• Dark and Troubled Past: Mercedes Lane has some hints of this. She's a teenager dating a much older guy (who is openly misogynistic, controlling, and unfaithful), talks about a father who may or may not still be in her life, and downs a bottle of champagne after catching said older guy cheating.
  • Delayed Reaction: Les quietly enters the garage when his parents come out, and he hides in the car. Les's dad notices that the garage was left open; his wife thinks Natalie left it but he reminds her that she took the Audi. Then he notices car tracks over the front lawn. When his wife began to go into labor, he's just about to go to her when he finally notices that his father's car is totally wrecked. Which leads to...
    Robert Anderson: Something wrong with your bed, Les?
    (Les comes out of his hiding place under the car's dash)
    Robert Anderson: Mind explaining to me what sized shark was responsible for this?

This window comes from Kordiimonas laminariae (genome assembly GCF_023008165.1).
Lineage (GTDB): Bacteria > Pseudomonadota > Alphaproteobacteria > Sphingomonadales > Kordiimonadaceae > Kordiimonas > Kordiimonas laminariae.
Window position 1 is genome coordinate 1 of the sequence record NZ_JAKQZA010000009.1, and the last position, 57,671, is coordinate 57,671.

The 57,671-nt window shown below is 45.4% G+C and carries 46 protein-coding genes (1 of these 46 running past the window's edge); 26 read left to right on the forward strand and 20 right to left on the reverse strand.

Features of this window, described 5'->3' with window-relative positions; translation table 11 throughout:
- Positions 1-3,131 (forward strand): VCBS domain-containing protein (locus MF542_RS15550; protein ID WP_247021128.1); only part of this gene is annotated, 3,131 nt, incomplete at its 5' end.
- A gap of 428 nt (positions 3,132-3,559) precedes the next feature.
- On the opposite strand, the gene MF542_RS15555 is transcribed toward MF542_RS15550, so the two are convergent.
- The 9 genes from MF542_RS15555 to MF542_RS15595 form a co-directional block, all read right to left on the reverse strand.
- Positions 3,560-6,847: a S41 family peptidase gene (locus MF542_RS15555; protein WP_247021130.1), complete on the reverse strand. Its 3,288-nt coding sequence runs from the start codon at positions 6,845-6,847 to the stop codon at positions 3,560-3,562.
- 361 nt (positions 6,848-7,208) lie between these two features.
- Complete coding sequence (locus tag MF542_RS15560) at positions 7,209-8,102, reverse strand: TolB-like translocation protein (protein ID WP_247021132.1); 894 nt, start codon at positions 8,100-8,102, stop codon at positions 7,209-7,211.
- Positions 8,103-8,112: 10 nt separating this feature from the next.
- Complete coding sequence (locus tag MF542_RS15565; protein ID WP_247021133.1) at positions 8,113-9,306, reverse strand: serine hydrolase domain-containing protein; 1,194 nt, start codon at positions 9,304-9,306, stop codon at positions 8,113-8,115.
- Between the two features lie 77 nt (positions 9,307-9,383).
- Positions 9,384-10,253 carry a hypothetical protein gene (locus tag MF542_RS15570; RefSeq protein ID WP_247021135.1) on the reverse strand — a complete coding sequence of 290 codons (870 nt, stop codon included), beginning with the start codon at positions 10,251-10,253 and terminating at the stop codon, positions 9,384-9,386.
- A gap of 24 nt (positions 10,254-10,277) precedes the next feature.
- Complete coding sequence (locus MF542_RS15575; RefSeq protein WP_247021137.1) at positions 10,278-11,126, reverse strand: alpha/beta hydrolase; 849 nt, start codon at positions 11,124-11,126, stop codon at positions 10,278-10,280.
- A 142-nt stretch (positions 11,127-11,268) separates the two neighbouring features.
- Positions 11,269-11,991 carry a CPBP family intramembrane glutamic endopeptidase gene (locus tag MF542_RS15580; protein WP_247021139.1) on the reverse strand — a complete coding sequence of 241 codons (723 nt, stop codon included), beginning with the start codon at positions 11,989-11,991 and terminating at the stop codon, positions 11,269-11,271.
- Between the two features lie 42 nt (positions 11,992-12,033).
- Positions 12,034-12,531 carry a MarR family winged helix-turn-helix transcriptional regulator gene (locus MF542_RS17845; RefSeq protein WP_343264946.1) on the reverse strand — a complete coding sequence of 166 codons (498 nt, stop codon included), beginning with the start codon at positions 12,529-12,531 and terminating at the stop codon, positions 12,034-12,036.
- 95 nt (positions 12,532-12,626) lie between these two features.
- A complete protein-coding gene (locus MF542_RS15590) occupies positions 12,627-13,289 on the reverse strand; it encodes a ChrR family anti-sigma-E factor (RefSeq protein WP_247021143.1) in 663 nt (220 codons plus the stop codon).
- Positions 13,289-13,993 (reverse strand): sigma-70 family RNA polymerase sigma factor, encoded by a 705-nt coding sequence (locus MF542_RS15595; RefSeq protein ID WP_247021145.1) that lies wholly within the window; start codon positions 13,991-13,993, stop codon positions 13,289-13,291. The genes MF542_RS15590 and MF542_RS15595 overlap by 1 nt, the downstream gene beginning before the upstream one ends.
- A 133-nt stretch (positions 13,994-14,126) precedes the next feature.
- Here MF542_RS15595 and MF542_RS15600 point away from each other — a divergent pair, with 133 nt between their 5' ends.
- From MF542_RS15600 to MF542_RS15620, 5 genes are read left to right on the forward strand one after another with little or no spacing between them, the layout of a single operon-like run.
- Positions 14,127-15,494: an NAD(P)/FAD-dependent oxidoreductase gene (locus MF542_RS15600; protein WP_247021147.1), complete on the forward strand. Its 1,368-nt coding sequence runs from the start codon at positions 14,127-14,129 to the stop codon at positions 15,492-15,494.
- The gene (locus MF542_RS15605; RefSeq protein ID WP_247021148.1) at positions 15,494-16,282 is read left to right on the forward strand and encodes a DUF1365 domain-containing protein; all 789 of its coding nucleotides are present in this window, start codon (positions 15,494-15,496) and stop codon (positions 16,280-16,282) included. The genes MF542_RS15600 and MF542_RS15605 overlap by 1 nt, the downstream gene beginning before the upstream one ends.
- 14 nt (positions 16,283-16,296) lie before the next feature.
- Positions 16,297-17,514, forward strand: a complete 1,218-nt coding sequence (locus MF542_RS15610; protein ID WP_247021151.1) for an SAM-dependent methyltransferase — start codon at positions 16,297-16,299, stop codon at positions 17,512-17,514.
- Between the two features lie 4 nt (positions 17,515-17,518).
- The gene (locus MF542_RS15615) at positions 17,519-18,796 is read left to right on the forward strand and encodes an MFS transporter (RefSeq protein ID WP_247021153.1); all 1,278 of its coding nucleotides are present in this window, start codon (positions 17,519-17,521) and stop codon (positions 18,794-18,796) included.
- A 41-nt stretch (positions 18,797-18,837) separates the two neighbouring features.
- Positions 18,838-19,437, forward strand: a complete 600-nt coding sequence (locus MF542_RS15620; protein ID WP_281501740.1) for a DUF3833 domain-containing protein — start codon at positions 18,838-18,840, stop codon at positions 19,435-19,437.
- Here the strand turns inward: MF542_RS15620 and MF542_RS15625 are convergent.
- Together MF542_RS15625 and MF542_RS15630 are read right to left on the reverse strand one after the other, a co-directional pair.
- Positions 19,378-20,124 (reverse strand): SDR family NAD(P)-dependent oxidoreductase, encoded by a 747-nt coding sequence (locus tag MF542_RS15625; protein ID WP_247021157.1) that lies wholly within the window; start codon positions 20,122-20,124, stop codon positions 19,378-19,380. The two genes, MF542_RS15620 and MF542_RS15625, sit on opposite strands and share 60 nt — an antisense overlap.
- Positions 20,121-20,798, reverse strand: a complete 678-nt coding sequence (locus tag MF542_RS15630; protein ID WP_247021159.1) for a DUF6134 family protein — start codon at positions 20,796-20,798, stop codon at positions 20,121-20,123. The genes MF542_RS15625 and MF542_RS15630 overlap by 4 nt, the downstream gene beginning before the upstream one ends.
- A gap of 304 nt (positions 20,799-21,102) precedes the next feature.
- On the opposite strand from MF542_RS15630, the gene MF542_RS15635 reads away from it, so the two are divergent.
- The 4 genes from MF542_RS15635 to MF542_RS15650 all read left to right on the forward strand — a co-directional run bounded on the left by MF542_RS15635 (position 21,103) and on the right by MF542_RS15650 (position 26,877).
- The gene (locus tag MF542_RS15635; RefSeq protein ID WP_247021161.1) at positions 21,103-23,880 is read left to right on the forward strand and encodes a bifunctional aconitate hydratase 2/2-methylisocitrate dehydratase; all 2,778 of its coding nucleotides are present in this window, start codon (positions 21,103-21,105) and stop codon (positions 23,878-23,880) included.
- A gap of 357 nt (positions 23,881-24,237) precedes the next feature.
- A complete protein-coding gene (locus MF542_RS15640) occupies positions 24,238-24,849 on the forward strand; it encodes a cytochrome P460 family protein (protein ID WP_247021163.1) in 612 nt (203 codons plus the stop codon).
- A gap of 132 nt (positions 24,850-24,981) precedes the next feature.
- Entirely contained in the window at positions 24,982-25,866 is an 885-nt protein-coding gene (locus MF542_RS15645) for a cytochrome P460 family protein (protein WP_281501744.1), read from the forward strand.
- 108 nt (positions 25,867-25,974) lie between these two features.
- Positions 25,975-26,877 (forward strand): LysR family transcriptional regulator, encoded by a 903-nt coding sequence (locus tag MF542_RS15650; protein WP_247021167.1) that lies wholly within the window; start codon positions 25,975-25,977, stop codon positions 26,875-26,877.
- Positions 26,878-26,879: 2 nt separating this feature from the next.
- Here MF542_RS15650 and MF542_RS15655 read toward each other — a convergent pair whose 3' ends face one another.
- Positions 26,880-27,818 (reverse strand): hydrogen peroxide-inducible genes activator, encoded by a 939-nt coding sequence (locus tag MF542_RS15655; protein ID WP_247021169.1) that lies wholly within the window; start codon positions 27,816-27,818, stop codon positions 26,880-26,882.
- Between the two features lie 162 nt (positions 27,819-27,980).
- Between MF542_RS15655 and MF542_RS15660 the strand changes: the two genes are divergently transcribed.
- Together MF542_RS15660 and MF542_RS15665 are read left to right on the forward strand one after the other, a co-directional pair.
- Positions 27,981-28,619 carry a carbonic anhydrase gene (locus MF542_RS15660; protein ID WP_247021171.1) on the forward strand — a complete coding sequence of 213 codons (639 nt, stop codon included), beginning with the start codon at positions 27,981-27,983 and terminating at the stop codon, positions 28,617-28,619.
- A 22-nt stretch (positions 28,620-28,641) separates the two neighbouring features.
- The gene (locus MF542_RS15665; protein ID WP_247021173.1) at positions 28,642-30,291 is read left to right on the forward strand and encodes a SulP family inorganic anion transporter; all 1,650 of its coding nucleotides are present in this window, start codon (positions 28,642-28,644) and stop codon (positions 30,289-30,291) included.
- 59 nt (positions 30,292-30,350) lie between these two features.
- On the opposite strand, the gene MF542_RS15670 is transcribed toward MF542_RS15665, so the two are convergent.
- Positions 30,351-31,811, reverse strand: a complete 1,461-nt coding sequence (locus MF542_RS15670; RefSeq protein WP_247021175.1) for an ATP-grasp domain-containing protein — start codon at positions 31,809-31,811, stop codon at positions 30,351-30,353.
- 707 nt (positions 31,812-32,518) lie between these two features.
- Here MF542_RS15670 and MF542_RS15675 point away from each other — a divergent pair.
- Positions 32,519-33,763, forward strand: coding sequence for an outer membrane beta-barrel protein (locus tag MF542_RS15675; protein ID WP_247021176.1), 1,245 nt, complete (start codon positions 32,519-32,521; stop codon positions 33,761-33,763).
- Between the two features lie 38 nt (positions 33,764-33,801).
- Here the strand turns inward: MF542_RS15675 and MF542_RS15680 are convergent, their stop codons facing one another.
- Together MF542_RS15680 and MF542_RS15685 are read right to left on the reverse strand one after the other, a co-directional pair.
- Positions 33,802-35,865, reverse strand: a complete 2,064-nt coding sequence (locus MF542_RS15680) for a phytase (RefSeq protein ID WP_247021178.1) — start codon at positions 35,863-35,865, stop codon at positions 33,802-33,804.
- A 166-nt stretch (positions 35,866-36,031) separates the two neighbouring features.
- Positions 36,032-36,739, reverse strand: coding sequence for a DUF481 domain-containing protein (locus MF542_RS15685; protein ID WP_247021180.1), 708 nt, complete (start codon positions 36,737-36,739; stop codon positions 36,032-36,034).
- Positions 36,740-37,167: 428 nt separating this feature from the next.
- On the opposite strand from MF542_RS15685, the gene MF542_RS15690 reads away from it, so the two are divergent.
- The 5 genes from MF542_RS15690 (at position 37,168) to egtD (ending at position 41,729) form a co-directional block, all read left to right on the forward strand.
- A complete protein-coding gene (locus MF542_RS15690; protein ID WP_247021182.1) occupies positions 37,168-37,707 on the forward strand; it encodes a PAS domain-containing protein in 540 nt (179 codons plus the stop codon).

Les Anderson: Well, it wa—
    Robert Anderson: No! I don't want to know! I don't want to know! Save it for the Judge! Do you have any idea what you've done tonight, Les? What this means to your future in this house and on this planet?!
    Les Anderson: I have an idea.
    (Robert begins pacing around the wrecked Caddy while Les fearfully moves to avoid him)
    Robert Anderson: We had a college fund set aside for you-- that's gone now. You had free room and board, two trusting parents, and a social life. It's all gone. You had a TV, a stereo, a baseball mitt, a tennis racket, a skateboard, a bicycle--ALL GONE! And-- you even had sunlight and a window in your room!
  • Driving Test: Les has to get his driver's license in order to date Mercedes. Hilarity Ensues. Les actually does incredibly well on his road test; it's the written test that he fails.
  • Hidden Depths: Dean comes across as a slacker but he turns out to be quite capable at paint-less dent removal and straightens out the Caddy's collapsed hood. He's also the one to encourage his friend to ask Mercedes out.